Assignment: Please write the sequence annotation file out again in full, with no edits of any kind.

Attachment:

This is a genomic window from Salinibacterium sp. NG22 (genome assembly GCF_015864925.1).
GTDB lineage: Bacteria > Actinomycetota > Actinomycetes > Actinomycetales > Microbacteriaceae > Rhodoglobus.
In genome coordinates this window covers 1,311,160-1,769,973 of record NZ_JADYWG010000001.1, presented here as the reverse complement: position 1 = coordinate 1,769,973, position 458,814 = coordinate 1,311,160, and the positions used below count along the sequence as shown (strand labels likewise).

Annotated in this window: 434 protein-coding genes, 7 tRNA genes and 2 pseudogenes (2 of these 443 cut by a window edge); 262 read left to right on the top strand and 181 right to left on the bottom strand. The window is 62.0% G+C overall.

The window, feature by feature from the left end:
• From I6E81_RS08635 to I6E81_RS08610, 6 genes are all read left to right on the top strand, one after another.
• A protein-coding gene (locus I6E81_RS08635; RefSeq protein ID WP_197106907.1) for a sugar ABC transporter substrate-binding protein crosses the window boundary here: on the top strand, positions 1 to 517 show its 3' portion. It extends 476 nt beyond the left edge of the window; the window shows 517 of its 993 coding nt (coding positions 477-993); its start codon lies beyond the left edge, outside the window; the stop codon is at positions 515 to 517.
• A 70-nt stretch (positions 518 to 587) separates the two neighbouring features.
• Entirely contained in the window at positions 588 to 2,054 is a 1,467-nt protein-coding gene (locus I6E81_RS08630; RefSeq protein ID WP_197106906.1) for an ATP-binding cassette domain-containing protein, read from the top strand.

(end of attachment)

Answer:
This is a genomic window from Salinibacterium sp. NG22 (genome assembly GCF_015864925.1).
GTDB lineage: Bacteria > Actinomycetota > Actinomycetes > Actinomycetales > Microbacteriaceae > Rhodoglobus.
In genome coordinates this window covers 1,311,160-1,769,973 of record NZ_JADYWG010000001.1, presented here as the reverse complement: position 1 = coordinate 1,769,973, position 458,814 = coordinate 1,311,160, and the positions used below count along the sequence as shown (strand labels likewise).

Annotated in this window: 434 protein-coding genes, 7 tRNA genes and 2 pseudogenes (2 of these 443 cut by a window edge); 262 read left to right on the top strand and 181 right to left on the bottom strand. The window is 62.0% G+C overall.

The window, feature by feature from the left end:
• From I6E81_RS08635 to I6E81_RS08610, 6 genes are all read left to right on the top strand, one after another.
• A protein-coding gene (locus I6E81_RS08635; RefSeq protein ID WP_197106907.1) for a sugar ABC transporter substrate-binding protein crosses the window boundary here: on the top strand, positions 1 to 517 show its 3' portion. It extends 476 nt beyond the left edge of the window; the window shows 517 of its 993 coding nt (coding positions 477-993); its start codon lies beyond the left edge, outside the window; the stop codon is at positions 515 to 517.
• A 70-nt stretch (positions 518 to 587) separates the two neighbouring features.
• Entirely contained in the window at positions 588 to 2,054 is a 1,467-nt protein-coding gene (locus I6E81_RS08630; RefSeq protein ID WP_197106906.1) for an ATP-binding cassette domain-containing protein, read from the top strand.